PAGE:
this feat,] The old copy reads-this feek. The emendation was made by Mr. Rowe.

2 Pleafe ye we may contrive this afternoon,] Mr. Theobald asks what they were to contrive? and then fays, a foolish corruption pofJeffes the place, and fo alters it to convive; in which he is followed as he pretty conftantly is, when wrong, by the Oxford editor. But the common reading is right, and the critic was only ignorant of the meaning of it. Contrive does not fignify here to project but to spend, and wear out. As in this paffage of Spenfer:

"Three ages fuch as mortal men contrive."

Fairy Queen, B. XI. ch. ix.


The word is ufed in the fame fense of spending or wearing out, in Painter's Palace of Pleafure. JOHNSON.

So, in Damon and Pithias, 1571:

"In travelling countries, we three have contrived
"Full many a year," &c.

And quaff carouses to our mistress' health;
And do as adversaries do in law,'—

Strive mightily, but eat and drink as friends.

GRU. BION. O excellent motion! Fellows, let's


HOR. The motion's good indeed, and be it fo ;

Petruchio, I shall be your ben venuto.


Contrive, I fuppofe, is from contero. So, in the Hecyra of Terence. "Totum hunc contrivi diem." STEEVENS.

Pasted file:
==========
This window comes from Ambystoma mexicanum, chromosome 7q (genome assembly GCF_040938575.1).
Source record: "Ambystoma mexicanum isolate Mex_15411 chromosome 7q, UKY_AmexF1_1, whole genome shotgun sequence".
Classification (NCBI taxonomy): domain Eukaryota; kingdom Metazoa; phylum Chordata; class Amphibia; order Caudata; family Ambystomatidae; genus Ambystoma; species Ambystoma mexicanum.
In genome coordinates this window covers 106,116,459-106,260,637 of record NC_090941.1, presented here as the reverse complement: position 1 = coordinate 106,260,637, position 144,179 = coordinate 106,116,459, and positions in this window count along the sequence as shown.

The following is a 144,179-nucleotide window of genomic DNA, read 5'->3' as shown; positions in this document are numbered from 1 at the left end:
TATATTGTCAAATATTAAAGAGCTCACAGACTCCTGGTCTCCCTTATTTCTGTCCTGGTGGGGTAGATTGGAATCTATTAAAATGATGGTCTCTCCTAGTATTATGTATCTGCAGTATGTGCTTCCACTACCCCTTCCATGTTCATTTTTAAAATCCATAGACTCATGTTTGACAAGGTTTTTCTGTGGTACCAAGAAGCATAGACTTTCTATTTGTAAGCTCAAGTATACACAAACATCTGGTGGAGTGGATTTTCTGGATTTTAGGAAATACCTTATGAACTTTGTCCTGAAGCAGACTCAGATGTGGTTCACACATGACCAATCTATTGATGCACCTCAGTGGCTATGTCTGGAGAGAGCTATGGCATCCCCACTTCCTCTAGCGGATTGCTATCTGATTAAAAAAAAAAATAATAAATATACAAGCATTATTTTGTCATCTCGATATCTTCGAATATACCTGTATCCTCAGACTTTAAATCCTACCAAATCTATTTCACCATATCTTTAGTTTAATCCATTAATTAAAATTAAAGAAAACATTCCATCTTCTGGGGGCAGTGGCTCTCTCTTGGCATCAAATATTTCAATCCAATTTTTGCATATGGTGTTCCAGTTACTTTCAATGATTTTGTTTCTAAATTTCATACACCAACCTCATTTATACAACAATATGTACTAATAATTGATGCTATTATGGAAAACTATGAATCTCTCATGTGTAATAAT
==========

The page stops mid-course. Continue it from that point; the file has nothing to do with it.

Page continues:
2 — as adverfaries do in law,] By adverfaries in law, I believe, our author means not fuitors, but barristers, who, however warm in their oppofition to each other in the courts of law, live in greater harmony and friendship in private, than perhaps those of any other of the liberal profeffions. Their clients feldom "eat and drink with their adverfaries as friends." MALONE.

3 Fellows, let's begone.] Fellows means fellow-fervants. Grumio and Biondello addrefs each other, and alfo the disguised Lucentio. MALONE.

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The fame. A Room in Baptifta's House.


BIAN. Good fifter, wrong me not, nor wrong yourself,+

To make a bondmaid and a flave of me;
That I difdain: but for these other gawds,5-
Unbind my hands, I'll pull them off myself,
Yea, all my raiment, to my petticoat;
Or, what you will command me, will I do,
So well I know my duty to my elders.

KATH. Of all thy fuitors, here I charge thee," tell Whom thou lov'ft beft: fee thou diffemble not.

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BIAN. Believe me, fifter, of all the men alive, I never yet beheld that fpecial face

Which I could fancy more than any other.

KATH. Minion, thou lieft; Is't not Hortenfio? BIAN. If you affect him, fifter, here I fwear, I'll plead for you myself, but you shall have him. KATH. O then, belike, you fancy riches more; You will have Gremio to keep you fair."

nor wrong yourself,] Do not act in a manner unbecoming a woman and a fifter. So, in The Merry Wives of Windfor: "Master Ford, this wrongs you." MALONE.

5 but for thefe other gawds,] The old copy reads-thefe other goods. STEEVENS.

This is fo trifling and unexpreffive a word, that I am fatisfied our author wrote gawds, (i. e. toys, trifling ornaments;) a term that he frequently ufes and feems fond of. THEOBALD.


6I charge thee,] Thee, which was accidentally omitted in the old was fupplied by the editor of the fecond folio. MALONE. to keep you fair.] I wish to read-to keep you fine. But either word may ferve. JOHNSON.